- Dozens took the eight-hour journey to Dungavel immigration detention centre
- Until now, migrants have been processed in Home Office facilities near Dover
- A baby clutching its mother’s chest among 200 migrants to arrive yesterday
What happens when someone arrives in the UK after crossing the Channel?
By Rory Tingle
The vast majority of people crossing the Channel in small boats claim asylum, according to the Refugee Council. At this point the process for what happens varies depending on whether they are an adult, unaccompanied minor or a family unit.
1 – Immediately transferred to a short-term holding facility dotted around the country, generally in southern England. Fingerprints are taken and they have a screening interview where they provide their name, date of birth and nationality. This registers them into the asylum system.
2 – One or two days later the asylum seekers would usually be sent to a hostel run by the Home Office, but in the last few years these have become full so officials are using hotels.
3 – Two to three weeks later they are dispersed to a town or city anywhere in the UK into ‘housing in the community’ – although these time scales have stretched recent years. In addition, dispersal accommodation has often been full so the Home Office has relied on rented accomodation from three private providers. The asylum seekers receive housing and £39.63 a week as a cash allowance.
4 – The asylum seekers are issued with a form called a preliminary information questionnaire (PIC) where they are asked why they have a fear of persecution. At some point they are invited to the Home Office for substantive interview where they will be asked questions based on information from their screening interview and PIC form.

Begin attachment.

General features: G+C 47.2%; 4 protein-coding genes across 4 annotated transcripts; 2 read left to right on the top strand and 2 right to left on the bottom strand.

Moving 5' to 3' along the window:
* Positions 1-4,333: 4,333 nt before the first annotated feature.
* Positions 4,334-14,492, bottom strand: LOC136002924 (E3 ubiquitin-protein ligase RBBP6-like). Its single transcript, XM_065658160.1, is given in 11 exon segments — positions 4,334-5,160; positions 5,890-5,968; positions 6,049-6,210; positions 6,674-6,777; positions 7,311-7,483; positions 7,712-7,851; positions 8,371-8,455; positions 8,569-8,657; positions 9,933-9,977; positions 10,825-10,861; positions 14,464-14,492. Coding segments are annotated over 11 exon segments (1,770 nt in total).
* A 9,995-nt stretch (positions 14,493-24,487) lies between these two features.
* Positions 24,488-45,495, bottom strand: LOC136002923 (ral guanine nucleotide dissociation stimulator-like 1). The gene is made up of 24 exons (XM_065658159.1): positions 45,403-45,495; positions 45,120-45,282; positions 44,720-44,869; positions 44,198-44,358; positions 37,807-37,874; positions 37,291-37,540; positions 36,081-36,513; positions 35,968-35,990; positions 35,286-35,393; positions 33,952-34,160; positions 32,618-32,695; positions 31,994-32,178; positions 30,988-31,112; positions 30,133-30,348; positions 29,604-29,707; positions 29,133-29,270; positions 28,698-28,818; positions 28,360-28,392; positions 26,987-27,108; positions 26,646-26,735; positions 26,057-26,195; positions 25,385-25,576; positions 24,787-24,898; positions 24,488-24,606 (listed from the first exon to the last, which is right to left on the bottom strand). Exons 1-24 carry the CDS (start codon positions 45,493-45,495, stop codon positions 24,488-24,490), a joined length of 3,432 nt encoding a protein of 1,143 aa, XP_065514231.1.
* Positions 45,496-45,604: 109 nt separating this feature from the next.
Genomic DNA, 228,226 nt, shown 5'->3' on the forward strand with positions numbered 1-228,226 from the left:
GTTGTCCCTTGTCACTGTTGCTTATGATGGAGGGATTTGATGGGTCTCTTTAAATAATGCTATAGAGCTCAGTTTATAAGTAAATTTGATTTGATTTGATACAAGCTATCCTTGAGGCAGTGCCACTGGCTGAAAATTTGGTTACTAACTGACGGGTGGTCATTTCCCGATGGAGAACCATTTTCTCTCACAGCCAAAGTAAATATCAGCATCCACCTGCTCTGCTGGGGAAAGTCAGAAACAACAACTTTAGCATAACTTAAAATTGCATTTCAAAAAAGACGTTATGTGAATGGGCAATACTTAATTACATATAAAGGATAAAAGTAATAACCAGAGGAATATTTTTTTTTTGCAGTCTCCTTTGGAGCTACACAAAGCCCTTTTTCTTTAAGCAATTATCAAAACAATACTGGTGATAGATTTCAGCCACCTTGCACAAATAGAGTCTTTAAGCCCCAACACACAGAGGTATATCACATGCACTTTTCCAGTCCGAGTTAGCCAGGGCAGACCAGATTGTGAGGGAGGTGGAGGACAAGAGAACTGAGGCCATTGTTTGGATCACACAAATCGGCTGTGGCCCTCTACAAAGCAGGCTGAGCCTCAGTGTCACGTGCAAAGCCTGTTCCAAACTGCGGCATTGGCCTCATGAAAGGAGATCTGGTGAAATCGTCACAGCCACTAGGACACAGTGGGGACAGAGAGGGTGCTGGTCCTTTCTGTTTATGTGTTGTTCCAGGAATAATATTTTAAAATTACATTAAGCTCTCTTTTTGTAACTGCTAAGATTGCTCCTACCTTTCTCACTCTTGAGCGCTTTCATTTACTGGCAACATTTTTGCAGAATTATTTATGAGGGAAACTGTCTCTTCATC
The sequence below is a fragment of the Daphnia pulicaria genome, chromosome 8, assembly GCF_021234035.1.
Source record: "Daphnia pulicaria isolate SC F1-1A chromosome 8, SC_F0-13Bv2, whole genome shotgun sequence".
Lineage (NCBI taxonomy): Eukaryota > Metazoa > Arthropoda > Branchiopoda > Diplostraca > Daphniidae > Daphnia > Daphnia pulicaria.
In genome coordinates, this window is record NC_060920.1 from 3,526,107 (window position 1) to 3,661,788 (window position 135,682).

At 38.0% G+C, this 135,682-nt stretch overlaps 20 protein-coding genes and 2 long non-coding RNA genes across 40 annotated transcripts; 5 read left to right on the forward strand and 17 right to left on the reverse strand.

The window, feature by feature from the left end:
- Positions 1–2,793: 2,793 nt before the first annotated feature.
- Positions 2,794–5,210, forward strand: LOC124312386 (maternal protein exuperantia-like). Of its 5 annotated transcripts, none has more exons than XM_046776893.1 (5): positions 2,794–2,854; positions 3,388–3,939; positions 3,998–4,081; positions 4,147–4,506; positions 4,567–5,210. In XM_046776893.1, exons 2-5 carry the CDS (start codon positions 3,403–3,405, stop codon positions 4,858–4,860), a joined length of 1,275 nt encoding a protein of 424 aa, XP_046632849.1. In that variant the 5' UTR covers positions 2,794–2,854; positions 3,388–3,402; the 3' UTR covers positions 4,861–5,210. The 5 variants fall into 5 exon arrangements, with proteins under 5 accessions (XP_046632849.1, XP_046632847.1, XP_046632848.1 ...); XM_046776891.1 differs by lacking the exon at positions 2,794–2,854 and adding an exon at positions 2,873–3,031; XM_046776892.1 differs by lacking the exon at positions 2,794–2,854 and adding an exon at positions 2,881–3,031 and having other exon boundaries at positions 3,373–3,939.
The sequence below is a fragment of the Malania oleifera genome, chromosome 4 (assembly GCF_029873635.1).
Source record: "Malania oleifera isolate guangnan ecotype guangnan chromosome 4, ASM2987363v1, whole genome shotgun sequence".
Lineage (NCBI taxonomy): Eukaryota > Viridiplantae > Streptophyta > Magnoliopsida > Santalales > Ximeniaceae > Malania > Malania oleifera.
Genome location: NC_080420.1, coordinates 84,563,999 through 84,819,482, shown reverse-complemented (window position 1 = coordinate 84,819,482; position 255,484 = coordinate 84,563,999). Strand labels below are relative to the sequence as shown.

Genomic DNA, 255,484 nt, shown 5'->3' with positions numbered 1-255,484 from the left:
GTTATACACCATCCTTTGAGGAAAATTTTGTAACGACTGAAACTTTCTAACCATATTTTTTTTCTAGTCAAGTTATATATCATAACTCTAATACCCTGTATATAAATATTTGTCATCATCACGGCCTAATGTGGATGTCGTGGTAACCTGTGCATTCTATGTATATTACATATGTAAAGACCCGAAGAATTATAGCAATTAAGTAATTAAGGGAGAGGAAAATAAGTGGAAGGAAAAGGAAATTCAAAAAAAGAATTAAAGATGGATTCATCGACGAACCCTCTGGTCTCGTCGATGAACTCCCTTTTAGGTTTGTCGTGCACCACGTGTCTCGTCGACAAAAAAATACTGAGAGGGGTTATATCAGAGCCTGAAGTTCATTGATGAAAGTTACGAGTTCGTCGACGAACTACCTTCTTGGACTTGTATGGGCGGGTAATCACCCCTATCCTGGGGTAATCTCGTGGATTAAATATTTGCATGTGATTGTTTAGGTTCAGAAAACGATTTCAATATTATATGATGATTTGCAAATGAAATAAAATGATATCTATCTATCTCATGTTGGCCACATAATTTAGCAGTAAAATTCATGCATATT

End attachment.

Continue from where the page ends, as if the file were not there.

4 – If the initial decision is a refusal, the applicant can appeal to an independent tribunal. Their accommodation and support would continue.
5 – If they get an initial refusal and they don’t appeal or their appeal is refused they become what’s known in official jargon as ‘appeal rights exhausted’. The Home Office will send them a letter saying they will be evicted and the weekly support will stop.
6 – They have the option of signing up to the Voluntary Return Scheme, under which the Home Office will pay for their flights. If they don’t sign up they are liable to being picked up and detained by immigration officers and perhaps forcibly removed. But they are not enough detention spaces for people in that situation so they often become homeless and destitute, the Refugee Council said.
Children (under 18) are sent to a short term holding facility for a much shorter amount of time and then transferred into the care of a local authority. They are allocated a social worker and accomodation.
The Home Office cannot remove minors if they have been separated from their parents. However, if their asylum claim is unsuccessful they could be given a form of leave to remain until they are 17 and a half.
The only slight difference is that if a family become an ‘appeal rights exhausted’ case the Home Office wouldn’t evict them from the accommodation or stop their financial support.